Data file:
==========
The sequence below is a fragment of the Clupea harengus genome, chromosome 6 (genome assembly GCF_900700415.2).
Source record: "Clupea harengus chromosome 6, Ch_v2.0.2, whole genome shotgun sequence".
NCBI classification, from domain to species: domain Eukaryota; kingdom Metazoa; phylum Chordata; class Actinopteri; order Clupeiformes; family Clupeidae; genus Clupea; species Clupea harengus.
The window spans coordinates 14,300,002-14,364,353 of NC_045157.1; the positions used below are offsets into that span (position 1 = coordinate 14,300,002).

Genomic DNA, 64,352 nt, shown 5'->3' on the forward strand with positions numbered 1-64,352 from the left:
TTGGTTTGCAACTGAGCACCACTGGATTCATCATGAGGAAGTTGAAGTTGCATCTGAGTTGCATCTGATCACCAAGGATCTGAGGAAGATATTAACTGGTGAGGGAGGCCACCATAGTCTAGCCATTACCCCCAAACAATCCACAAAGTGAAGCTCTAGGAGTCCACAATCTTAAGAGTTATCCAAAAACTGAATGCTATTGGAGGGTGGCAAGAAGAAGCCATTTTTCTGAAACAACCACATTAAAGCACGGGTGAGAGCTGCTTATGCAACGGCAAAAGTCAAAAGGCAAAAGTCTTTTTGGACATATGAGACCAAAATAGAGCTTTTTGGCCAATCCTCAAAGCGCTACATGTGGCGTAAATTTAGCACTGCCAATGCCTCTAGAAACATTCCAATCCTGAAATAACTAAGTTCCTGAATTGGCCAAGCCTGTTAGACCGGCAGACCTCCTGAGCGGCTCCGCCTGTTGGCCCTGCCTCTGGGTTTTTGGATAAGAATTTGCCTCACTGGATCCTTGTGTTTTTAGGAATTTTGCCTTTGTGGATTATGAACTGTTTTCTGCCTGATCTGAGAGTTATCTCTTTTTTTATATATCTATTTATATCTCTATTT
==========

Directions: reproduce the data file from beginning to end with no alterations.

The sequence below is a fragment of the Clupea harengus genome, chromosome 6 (genome assembly GCF_900700415.2).
Source record: "Clupea harengus chromosome 6, Ch_v2.0.2, whole genome shotgun sequence".
NCBI classification, from domain to species: domain Eukaryota; kingdom Metazoa; phylum Chordata; class Actinopteri; order Clupeiformes; family Clupeidae; genus Clupea; species Clupea harengus.
The window spans coordinates 14,300,002-14,364,353 of NC_045157.1; the positions used below are offsets into that span (position 1 = coordinate 14,300,002).

Genomic DNA, 64,352 nt, shown 5'->3' on the forward strand with positions numbered 1-64,352 from the left:
TTGGTTTGCAACTGAGCACCACTGGATTCATCATGAGGAAGTTGAAGTTGCATCTGAGTTGCATCTGATCACCAAGGATCTGAGGAAGATATTAACTGGTGAGGGAGGCCACCATAGTCTAGCCATTACCCCCAAACAATCCACAAAGTGAAGCTCTAGGAGTCCACAATCTTAAGAGTTATCCAAAAACTGAATGCTATTGGAGGGTGGCAAGAAGAAGCCATTTTTCTGAAACAACCACATTAAAGCACGGGTGAGAGCTGCTTATGCAACGGCAAAAGTCAAAAGGCAAAAGTCTTTTTGGACATATGAGACCAAAATAGAGCTTTTTGGCCAATCCTCAAAGCGCTACATGTGGCGTAAATTTAGCACTGCCAATGCCTCTAGAAACATTCCAATCCTGAAATAACTAAGTTCCTGAATTGGCCAAGCCTGTTAGACCGGCAGACCTCCTGAGCGGCTCCGCCTGTTGGCCCTGCCTCTGGGTTTTTGGATAAGAATTTGCCTCACTGGATCCTTGTGTTTTTAGGAATTTTGCCTTTGTGGATTATGAACTGTTTTCTGCCTGATCTGAGAGTTATCTCTTTTTTTATATATCTATTTATATCTCTATTT